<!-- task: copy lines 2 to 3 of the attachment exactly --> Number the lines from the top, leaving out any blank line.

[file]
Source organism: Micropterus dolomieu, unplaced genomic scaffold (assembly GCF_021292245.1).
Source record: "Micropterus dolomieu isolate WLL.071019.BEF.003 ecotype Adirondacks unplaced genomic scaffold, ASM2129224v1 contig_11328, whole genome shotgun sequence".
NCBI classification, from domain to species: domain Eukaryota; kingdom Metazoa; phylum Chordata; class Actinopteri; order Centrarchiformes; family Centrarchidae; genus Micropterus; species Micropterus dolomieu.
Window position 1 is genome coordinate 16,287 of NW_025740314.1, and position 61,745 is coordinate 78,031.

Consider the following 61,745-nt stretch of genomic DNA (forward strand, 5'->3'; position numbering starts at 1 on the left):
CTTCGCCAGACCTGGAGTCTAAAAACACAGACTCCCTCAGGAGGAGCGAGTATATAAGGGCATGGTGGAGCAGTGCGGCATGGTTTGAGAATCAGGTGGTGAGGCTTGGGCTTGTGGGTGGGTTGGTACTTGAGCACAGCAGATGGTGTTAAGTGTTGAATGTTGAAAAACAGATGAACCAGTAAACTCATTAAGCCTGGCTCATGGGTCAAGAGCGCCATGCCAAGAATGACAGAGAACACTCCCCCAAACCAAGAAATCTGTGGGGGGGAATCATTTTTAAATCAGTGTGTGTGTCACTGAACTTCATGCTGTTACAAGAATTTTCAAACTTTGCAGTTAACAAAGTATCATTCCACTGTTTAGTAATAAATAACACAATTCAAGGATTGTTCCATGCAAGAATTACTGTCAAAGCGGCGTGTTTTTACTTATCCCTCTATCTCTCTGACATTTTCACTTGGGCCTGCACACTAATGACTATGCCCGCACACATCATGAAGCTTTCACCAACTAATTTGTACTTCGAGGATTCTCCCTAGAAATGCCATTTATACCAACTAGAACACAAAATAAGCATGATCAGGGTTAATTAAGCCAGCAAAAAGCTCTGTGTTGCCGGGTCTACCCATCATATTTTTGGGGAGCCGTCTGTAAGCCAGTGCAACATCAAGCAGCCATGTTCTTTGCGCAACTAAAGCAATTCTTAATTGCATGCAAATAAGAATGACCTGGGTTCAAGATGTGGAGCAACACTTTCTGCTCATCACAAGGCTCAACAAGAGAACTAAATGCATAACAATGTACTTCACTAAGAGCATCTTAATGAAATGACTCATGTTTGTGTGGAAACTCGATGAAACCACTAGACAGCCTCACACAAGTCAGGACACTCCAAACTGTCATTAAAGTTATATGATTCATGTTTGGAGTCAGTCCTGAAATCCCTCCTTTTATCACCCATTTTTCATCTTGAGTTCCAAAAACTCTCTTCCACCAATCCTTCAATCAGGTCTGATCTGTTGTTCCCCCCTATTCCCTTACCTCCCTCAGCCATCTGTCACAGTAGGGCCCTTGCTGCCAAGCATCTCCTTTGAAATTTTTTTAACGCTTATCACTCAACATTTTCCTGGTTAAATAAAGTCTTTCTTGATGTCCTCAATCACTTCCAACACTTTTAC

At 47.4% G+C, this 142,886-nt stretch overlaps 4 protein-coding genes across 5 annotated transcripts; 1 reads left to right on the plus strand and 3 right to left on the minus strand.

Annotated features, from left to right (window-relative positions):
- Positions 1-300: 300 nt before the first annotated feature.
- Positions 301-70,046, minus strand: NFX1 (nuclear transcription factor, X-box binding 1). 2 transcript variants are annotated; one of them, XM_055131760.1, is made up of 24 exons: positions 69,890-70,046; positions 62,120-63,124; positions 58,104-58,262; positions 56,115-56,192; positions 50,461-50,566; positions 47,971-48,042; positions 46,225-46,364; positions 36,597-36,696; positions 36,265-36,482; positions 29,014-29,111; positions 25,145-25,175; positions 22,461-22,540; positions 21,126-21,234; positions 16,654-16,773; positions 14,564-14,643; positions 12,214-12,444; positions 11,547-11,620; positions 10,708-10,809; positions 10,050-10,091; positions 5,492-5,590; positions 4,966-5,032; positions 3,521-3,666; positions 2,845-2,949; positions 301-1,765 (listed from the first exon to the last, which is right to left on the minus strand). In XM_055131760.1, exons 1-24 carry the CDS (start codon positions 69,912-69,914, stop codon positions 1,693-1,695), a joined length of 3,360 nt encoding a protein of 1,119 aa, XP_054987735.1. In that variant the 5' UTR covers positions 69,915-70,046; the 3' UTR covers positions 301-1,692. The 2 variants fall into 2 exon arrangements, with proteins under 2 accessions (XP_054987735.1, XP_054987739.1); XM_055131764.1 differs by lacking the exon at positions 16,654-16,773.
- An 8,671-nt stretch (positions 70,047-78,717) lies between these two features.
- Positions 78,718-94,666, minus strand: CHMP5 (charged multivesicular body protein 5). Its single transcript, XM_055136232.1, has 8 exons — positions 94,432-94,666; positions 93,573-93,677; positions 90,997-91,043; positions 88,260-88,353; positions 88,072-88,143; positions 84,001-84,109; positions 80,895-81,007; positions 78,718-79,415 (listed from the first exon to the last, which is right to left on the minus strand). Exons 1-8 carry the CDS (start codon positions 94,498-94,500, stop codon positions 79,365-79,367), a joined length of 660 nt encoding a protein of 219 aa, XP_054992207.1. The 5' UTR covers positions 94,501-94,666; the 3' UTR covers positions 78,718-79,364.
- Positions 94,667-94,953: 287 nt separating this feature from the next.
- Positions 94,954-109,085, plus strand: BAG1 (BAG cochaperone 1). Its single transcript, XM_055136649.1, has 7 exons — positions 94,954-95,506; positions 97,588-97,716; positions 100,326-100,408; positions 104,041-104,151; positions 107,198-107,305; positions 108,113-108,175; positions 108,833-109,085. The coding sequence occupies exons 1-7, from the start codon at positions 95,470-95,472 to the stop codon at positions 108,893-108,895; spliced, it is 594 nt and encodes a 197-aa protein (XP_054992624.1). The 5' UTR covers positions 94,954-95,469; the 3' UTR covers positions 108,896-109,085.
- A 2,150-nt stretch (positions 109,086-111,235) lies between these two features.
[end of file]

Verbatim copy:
Source record: "Micropterus dolomieu isolate WLL.071019.BEF.003 ecotype Adirondacks unplaced genomic scaffold, ASM2129224v1 contig_11328, whole genome shotgun sequence".
NCBI classification, from domain to species: domain Eukaryota; kingdom Metazoa; phylum Chordata; class Actinopteri; order Centrarchiformes; family Centrarchidae; genus Micropterus; species Micropterus dolomieu.